New criminal code protections for health care workers receive royal assent

New rules to take effect Jan. 17, 2022

New criminal code protections for health care workers receive royal assent

Bill C-3 received Royal Assent on Dec. 17.

First announced in November, the new rules amend medical leave under Part III of the Criminal Code to create a specific intimidation offence to protect health care workers, those who assist them and persons seeking health services from circumstances where they are subject to any intimidating conduct.

This could include threats or other forms of violence that are intended to provoke fear to interfere with the duties of a health care worker, or to impede a person from receiving health care services, according to the government.

“No one should be intimidated for providing or seeking health care and everyone should be able to access the care they need without undue obstruction,” said David Lametti, minister of justice and attorney general. “This type of behaviour is completely unacceptable, particularly during a global pandemic where access to health care services is essential for Canadian society to recover and thrive.”

Also, the specific obstructing access offence prohibits obstructing any person from accessing health facilities. This offence does not apply where a person is peacefully protesting or communicating information, such as on a picket line outside a health facility, even if that has a minor impact on the ability of others to access the facility.

In September, several health care workers’ unions condemned the anti-vaccine protests taking place in front of Ontario hospitals.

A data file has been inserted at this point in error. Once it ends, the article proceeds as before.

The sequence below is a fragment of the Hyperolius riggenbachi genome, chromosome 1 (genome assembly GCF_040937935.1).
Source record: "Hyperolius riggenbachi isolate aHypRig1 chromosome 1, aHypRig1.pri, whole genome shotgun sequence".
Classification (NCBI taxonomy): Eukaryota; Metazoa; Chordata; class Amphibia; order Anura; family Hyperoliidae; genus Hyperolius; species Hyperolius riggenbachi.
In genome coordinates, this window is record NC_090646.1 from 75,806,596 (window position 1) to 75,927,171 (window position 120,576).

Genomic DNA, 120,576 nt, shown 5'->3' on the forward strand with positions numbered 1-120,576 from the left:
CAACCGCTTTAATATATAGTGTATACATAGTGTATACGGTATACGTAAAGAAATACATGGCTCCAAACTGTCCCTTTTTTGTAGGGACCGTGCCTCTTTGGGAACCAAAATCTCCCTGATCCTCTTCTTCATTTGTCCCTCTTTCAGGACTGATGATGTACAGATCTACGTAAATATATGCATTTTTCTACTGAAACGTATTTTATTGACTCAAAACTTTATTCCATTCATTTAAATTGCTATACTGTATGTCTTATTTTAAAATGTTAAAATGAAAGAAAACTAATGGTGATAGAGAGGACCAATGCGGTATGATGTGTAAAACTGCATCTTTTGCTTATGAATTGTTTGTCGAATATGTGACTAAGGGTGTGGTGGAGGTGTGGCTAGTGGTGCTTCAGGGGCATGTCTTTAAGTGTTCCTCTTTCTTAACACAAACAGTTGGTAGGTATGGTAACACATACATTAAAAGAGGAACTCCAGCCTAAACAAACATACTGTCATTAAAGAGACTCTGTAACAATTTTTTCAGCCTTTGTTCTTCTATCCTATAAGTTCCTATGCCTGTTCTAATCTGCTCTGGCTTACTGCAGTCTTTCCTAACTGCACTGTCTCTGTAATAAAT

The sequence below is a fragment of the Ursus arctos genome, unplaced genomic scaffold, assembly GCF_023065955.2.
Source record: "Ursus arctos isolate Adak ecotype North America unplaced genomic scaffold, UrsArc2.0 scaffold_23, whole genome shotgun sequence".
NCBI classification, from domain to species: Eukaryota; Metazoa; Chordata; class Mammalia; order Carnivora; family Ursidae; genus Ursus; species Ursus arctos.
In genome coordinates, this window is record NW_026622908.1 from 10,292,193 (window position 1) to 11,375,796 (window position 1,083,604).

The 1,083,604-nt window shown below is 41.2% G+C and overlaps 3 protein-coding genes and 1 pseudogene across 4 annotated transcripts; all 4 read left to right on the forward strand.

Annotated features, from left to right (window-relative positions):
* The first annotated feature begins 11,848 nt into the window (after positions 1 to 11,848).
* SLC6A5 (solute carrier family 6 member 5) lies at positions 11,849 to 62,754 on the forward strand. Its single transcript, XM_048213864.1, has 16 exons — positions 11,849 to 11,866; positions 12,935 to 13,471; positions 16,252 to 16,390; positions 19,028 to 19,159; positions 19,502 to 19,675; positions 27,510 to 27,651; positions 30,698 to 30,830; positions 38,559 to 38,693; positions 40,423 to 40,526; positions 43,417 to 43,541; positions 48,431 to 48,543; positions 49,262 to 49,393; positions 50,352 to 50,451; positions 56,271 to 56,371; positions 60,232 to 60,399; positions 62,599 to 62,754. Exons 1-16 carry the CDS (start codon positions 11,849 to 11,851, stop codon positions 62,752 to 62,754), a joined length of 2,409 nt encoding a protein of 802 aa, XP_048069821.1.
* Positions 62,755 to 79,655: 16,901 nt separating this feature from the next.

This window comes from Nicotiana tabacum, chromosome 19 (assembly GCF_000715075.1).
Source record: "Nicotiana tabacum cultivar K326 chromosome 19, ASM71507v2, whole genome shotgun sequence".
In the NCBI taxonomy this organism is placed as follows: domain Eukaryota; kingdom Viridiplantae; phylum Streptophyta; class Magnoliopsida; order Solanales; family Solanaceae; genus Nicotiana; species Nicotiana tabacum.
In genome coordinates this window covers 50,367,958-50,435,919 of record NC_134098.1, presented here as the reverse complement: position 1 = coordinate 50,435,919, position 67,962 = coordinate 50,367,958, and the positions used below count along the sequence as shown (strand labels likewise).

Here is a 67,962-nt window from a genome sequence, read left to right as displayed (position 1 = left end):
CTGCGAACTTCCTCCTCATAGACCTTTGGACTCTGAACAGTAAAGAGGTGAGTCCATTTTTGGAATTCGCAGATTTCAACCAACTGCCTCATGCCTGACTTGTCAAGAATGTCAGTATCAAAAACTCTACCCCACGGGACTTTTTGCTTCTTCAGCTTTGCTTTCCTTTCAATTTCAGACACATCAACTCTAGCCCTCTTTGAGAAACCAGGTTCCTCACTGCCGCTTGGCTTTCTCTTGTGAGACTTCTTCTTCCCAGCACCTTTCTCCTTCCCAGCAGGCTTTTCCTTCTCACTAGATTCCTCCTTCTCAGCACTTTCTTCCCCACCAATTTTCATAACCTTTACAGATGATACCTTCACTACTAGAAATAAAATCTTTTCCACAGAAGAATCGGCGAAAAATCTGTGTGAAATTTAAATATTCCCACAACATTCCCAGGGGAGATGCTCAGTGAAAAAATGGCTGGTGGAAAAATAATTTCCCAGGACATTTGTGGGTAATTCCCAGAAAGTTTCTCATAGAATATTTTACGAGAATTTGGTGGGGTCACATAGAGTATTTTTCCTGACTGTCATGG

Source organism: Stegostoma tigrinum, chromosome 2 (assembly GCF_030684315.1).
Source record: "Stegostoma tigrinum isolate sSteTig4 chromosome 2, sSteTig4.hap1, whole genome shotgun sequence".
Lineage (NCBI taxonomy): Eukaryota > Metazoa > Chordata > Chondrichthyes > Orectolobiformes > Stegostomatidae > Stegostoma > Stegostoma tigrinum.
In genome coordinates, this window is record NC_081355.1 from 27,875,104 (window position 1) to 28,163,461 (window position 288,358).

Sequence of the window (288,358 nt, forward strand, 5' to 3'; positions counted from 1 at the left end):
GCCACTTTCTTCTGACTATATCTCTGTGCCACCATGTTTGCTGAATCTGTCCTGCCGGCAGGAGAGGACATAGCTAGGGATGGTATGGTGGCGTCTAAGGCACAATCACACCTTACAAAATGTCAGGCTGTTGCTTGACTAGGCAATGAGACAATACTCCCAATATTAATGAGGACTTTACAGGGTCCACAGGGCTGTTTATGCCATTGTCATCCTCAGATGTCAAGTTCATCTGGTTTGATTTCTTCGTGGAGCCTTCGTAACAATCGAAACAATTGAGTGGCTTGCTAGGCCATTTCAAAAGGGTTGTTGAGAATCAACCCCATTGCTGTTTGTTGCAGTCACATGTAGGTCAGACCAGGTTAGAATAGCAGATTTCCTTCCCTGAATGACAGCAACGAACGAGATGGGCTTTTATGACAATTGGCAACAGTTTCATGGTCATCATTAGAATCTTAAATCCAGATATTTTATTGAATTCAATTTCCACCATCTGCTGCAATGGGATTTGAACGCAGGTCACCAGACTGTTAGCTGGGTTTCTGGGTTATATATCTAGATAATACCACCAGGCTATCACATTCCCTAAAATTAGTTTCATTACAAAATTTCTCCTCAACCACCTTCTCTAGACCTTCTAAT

Those who will violate both offences may face 10 years of imprisonment on indictment.

Depending on the degree of seriousness and circumstances of the alleged offence, the prosecutor will have the option to proceed by indictment for more serious cases or by summary conviction for less serious cases.

The maximum penalty on summary conviction is two years less a day.

In addition, aggravating factors at sentencing require courts to consider more serious penalties for offenders who target health care workers engaged in their duties or who impede others from obtaining health services, according to the government.

With the passing of the rules for the new protections, the federal government is sending “a strong show of support to physicians and all health professionals who are bracing for the next wave of the pandemic,” according to Dr. Katharine Smart, president, Canadian Medical Association.

“It is heartening to see strong support for this bill, clearly illustrating that harm to health professionals and patients cannot and will not be tolerated in Canada. We appreciate the speed with which government acted on this important issue, and we look forward to continued collaboration with all stakeholders to ensure that health workers are supported and protected.”

Previous reports point to the need for Ontario healthcare employers to do a better job protecting their frontline workers amid the COVID-19 pandemic.